Many times over the years we've been asked "What three words in English end in -gry?" The popularity of
the question has boomed recently, apparently because it's now being phrased in the form of a riddle, which goes
more or less as follows:
There are three words in the English language that end in -gry. One is hungry and another is angry. What is the third word? Everyone uses this word every day; everyone knows what it means
and what it stands for. If you've listened closely, I've already told you what the word is.
The last sentence of the riddle is the part that's keeping people awake at night.
Hungry for an Answer
In the days before the riddle began to spread like a computer virus, our stock answer to questions about the
third word was that Webster's Third New International Dictionary, Unabridged (our unabridged dictionary
that contains 470,000 entries) includes just three words ending in -gry. In addition to
hungry and angry, there is anhungry, an obsolete synonym
of hungry. Anhungry was used by Shakespeare in his play Coriolanus (Act I, scene i,
Webster's Third also includes an entry for aggry bead, defined as "a variegated
glass bead found buried in the earth in Ghana and in England," but we have no evidence that aggry
ever occurs separate from "bead."
If we dig a little deeper, we find that there are actually many more words that end in -gry,
including gry itself. This extremely rare word was entered and defined in our Second New
International Dictionary of 1934 as "a measure equal to one-tenth of a line" and was also marked as
The great 20-volume historical dictionary, the Oxford English Dictionary (OED) attests to a number of
equally obscure -gry words. It gives mawgry, magry, and
maugry, all obsolete variant spellings of the word more commonly written maugre, a
preposition meaning "in spite of." But even this modern spelling of the word is now archaic.
The OED also gives puggry, a variant of the word puggree. Our dictionaries list what
we believe to be the most common form of that word, puggaree, which is of Hindi origin and denotes a
light scarf usually worn wrapped around a sun helmet.
Another example is iggry, which the OED enters as a variant spelling of iggri, an
English spelling of an Egyptian Arabic word meaning "hurry up!" The entry has double bars in front of it,
however, which means that the editors do not consider it an English word even though it appears occasionally in
English contexts. These and other equally unfamiliar words are too rare to merit entry in our unabridged
A Trick Question?
None of these -gry words, of course, provides a satisfactory answer to the riddle, which says the third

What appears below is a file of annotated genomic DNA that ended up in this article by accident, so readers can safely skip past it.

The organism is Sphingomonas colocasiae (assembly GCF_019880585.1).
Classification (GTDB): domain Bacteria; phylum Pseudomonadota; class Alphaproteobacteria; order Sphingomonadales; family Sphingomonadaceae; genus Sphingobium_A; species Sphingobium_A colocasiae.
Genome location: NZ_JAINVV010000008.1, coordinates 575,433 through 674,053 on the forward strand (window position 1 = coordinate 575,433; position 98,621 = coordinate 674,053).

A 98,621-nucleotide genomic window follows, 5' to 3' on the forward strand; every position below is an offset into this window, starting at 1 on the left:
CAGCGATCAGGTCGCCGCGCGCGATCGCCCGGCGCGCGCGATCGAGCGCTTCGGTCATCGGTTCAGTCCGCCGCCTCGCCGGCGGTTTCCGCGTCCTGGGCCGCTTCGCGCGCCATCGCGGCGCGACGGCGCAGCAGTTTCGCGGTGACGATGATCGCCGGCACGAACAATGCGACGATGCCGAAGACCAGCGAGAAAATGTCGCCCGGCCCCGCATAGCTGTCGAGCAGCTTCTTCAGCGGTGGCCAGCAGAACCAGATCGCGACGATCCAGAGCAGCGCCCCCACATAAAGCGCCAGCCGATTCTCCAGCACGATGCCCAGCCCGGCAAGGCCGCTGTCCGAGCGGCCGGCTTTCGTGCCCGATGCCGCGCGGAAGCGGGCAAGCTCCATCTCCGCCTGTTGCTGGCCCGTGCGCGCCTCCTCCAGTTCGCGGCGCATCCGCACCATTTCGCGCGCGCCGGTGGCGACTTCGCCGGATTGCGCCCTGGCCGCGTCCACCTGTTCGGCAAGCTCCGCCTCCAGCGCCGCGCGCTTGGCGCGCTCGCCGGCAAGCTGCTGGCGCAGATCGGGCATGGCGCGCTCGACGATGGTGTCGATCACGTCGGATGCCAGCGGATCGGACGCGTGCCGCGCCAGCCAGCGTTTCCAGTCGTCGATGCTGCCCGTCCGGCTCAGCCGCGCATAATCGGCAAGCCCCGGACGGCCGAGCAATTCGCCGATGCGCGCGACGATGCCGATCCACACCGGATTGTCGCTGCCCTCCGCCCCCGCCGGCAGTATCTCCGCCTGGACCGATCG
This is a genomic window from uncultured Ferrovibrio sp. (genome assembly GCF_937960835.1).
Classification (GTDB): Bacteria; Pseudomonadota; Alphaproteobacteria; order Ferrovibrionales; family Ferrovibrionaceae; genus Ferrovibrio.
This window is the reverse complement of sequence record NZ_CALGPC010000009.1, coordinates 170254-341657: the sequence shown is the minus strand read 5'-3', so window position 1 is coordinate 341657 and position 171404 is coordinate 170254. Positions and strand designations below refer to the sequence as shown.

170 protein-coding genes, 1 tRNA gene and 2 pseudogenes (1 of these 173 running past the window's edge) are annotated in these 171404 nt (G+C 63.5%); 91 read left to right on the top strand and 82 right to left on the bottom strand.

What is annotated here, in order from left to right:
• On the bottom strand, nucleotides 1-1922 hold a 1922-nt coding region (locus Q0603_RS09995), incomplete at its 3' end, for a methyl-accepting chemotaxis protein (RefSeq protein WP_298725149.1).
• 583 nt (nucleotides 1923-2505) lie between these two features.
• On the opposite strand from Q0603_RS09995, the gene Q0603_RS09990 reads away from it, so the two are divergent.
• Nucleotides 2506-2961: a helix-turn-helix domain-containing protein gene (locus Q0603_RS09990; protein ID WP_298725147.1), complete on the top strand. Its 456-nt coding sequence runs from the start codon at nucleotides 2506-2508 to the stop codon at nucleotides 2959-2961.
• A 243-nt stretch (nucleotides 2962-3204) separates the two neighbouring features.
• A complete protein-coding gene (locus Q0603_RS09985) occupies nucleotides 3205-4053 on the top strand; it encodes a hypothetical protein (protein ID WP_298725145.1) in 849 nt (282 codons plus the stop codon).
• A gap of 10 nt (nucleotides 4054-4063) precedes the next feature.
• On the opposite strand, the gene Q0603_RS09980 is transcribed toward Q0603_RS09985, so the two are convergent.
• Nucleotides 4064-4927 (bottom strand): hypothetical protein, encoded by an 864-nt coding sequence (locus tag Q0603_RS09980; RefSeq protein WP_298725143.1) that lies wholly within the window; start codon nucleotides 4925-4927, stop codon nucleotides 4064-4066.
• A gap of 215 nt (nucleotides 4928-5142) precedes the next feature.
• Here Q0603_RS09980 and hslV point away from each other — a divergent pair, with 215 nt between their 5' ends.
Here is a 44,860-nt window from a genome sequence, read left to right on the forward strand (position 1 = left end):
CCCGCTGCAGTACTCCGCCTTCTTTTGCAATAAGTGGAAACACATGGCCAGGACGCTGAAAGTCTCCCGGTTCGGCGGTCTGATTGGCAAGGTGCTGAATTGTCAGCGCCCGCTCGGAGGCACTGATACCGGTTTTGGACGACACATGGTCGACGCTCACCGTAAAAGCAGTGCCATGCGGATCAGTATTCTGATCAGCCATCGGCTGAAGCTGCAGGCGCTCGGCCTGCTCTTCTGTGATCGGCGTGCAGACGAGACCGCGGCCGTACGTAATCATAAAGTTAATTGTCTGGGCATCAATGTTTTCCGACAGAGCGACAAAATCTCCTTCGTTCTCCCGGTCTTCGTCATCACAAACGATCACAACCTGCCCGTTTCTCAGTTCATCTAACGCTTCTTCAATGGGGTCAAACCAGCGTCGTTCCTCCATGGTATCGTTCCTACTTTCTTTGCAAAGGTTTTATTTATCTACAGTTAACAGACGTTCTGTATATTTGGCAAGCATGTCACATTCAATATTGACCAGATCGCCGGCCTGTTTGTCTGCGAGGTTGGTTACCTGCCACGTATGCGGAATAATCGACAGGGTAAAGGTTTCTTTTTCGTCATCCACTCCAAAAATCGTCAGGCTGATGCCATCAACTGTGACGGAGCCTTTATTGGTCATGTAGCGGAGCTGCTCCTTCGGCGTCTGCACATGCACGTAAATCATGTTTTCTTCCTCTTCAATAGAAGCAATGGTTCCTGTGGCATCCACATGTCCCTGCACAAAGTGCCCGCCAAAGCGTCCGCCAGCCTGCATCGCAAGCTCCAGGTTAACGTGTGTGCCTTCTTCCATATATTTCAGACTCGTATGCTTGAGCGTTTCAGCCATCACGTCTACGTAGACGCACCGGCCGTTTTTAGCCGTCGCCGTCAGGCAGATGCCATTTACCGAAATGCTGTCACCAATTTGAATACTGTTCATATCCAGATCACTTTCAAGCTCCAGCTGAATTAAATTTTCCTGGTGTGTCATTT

word is common and that the answer lies in the riddle itself. However, in truth, angry and hungry are the
only two everyday English words ending in -gry.
The answer, then, may lie in the way the riddle is phrased. Here are two possible wordings suggested by
members of America Online, where this riddle has been much discussed:
1. Think of three words ending in -gry. Angry and hungry
are two of them. There are only three words in the English language. What is the third word? The word is
something that everyone uses every day. If you have listened carefully, I have already told you what it is.
According to proponents of this version, the answer to the riddle is the word "language." This makes sense
when you reduce the riddle to its two central sentences: "There are only three words in the English language.
What is the third word?" (or, in other words, "What is the third word in the three-word phrase the English
The mention of words ending in -gry is assumed to be a smoke screen. The rest of the riddle is interpreted
to mean "What is the third word in the three-word phrase the English language?"
2. There are three words in the English language that end in -gry. One is
hungry and the other is angry. What is the third word. Everyone uses this
word every day. ...
Those who prefer this version of the riddle say that the answer is the word "what." Notice that the sentence
"What is the third word" is not followed by a question mark, so it's not a question; it's a statement of the
answer, "What is the third word." Here again, the words ending in -gry are supposedly just a smoke
We don't know if either of these explanations is the true solution to the riddle, but we assume that the
solution (if it exists at all) is along these lines.
Again, there are only two common words in English that end in -gry: angry and